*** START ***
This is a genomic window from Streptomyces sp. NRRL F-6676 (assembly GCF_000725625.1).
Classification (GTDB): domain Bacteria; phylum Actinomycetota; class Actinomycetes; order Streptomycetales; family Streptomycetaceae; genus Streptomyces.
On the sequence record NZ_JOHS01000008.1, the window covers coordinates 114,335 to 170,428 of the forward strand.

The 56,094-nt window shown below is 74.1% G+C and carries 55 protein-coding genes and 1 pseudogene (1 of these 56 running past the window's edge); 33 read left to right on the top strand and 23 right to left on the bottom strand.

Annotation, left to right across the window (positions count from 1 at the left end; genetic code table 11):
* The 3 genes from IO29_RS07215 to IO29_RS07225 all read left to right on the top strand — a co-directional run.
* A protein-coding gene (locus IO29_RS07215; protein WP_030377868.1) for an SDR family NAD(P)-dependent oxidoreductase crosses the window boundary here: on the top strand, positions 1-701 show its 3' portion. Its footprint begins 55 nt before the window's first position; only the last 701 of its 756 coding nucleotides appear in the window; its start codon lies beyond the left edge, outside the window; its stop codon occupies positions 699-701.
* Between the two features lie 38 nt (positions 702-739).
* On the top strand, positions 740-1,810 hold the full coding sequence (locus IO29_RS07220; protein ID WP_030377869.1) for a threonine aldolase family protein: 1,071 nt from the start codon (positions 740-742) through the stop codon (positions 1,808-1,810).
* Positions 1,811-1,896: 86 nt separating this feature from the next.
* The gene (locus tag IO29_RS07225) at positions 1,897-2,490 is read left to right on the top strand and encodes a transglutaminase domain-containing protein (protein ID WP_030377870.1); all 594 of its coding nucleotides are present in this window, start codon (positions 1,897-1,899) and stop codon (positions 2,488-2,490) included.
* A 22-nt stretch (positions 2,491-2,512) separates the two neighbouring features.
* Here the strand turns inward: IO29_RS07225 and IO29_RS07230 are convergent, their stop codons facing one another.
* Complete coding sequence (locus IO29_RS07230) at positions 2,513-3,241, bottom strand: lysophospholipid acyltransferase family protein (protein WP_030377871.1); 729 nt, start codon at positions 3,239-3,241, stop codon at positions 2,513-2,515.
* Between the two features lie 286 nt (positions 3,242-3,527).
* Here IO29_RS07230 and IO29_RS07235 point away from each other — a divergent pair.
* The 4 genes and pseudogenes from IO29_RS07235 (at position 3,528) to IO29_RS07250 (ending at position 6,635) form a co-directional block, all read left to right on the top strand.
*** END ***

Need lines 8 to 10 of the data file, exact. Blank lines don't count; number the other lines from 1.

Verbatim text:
* Between the two features lie 38 nt (positions 702-739).
* On the top strand, positions 740-1,810 hold the full coding sequence (locus IO29_RS07220; protein ID WP_030377869.1) for a threonine aldolase family protein: 1,071 nt from the start codon (positions 740-742) through the stop codon (positions 1,808-1,810).
* Positions 1,811-1,896: 86 nt separating this feature from the next.